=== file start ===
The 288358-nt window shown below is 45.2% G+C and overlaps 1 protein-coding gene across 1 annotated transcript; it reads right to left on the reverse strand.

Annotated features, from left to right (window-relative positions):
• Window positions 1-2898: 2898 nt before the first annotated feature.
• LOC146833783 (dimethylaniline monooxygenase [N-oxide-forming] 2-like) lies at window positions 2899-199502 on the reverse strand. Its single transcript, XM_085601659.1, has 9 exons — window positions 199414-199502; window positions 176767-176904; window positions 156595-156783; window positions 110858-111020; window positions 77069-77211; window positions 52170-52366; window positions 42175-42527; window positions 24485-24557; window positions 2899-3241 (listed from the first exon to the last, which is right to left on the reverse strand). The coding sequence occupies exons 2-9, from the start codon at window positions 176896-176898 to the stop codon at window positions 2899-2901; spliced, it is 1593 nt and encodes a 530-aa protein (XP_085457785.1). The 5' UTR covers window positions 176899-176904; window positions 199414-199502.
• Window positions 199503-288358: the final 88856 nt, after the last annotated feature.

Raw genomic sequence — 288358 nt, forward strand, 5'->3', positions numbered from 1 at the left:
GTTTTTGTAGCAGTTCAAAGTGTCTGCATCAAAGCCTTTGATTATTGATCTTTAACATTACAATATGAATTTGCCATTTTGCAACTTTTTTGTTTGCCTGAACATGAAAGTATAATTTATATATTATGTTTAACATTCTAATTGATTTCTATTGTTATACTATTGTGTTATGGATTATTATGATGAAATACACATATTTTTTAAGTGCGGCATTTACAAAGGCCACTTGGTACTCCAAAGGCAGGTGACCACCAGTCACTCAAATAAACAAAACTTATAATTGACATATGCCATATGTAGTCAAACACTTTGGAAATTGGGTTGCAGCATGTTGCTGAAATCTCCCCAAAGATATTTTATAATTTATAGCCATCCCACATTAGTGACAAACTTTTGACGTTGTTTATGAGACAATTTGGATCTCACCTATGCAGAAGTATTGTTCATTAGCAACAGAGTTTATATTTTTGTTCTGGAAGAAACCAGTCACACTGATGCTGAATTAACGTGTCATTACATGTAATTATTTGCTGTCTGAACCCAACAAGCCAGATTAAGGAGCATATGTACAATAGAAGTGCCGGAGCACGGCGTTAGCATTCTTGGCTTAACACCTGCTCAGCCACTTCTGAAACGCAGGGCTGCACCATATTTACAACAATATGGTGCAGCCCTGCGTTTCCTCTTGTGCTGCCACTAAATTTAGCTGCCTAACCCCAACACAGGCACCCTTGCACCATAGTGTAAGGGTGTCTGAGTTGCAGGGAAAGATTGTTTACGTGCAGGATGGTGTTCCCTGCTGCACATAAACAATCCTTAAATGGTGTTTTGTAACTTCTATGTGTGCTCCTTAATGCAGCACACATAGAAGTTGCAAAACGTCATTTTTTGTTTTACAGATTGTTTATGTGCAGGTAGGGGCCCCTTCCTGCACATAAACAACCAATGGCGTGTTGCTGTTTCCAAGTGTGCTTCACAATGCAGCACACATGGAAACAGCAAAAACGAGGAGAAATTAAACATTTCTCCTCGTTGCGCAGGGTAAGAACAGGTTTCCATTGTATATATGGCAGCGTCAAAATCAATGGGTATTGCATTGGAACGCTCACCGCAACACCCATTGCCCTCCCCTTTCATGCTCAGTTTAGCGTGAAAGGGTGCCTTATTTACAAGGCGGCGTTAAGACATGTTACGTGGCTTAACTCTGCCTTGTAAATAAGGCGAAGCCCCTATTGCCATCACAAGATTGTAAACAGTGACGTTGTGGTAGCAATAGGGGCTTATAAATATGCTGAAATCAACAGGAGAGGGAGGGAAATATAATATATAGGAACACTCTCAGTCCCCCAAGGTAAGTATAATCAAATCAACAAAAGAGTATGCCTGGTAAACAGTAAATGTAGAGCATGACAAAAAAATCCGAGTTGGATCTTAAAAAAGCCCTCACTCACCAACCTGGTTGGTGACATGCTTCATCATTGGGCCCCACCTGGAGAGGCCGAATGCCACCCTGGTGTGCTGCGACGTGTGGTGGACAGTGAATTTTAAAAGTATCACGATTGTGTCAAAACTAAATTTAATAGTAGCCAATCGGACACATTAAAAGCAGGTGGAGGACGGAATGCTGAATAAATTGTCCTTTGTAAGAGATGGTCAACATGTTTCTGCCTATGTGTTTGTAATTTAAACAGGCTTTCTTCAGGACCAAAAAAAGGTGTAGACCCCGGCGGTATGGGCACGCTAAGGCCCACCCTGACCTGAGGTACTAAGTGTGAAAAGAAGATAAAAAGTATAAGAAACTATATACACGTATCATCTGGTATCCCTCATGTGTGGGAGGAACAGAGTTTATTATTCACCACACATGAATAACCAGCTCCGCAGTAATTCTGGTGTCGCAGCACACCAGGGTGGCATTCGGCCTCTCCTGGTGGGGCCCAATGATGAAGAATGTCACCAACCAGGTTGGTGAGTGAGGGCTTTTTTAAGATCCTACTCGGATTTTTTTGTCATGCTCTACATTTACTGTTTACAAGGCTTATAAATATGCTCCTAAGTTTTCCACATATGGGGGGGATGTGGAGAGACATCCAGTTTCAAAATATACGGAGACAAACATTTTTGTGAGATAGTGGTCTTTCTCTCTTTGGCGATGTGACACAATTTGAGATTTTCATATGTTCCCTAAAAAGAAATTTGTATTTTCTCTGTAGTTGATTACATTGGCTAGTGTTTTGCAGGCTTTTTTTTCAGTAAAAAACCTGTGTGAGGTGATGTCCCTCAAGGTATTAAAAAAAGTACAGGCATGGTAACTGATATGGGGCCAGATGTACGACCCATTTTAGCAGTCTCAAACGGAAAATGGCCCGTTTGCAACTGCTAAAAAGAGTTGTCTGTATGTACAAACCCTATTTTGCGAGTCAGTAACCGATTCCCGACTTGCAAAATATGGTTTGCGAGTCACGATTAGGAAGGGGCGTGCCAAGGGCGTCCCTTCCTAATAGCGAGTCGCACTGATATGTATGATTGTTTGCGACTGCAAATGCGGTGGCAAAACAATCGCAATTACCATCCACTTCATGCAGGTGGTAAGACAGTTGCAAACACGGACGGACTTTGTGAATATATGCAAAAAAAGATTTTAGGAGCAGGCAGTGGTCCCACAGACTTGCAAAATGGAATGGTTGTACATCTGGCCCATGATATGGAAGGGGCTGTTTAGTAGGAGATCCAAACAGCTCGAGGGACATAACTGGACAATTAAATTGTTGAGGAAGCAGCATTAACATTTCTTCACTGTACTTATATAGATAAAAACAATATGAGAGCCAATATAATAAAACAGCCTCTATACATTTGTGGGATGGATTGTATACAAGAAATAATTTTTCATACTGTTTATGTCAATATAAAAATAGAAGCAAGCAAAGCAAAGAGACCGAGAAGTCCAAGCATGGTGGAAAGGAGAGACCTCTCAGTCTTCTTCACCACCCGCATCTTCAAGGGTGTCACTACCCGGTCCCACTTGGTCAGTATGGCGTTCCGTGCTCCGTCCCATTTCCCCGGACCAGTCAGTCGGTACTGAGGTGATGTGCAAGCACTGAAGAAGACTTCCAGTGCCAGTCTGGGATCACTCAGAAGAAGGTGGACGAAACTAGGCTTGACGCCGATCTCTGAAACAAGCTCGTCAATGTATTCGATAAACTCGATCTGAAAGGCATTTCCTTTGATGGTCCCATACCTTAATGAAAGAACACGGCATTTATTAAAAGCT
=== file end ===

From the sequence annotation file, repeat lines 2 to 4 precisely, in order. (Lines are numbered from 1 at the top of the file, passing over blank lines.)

Annotated features, from left to right (window-relative positions):
• Window positions 1-2898: 2898 nt before the first annotated feature.
• LOC146833783 (dimethylaniline monooxygenase [N-oxide-forming] 2-like) lies at window positions 2899-199502 on the reverse strand. Its single transcript, XM_085601659.1, has 9 exons — window positions 199414-199502; window positions 176767-176904; window positions 156595-156783; window positions 110858-111020; window positions 77069-77211; window positions 52170-52366; window positions 42175-42527; window positions 24485-24557; window positions 2899-3241 (listed from the first exon to the last, which is right to left on the reverse strand). The coding sequence occupies exons 2-9, from the start codon at window positions 176896-176898 to the stop codon at window positions 2899-2901; spliced, it is 1593 nt and encodes a 530-aa protein (XP_085457785.1). The 5' UTR covers window positions 176899-176904; window positions 199414-199502.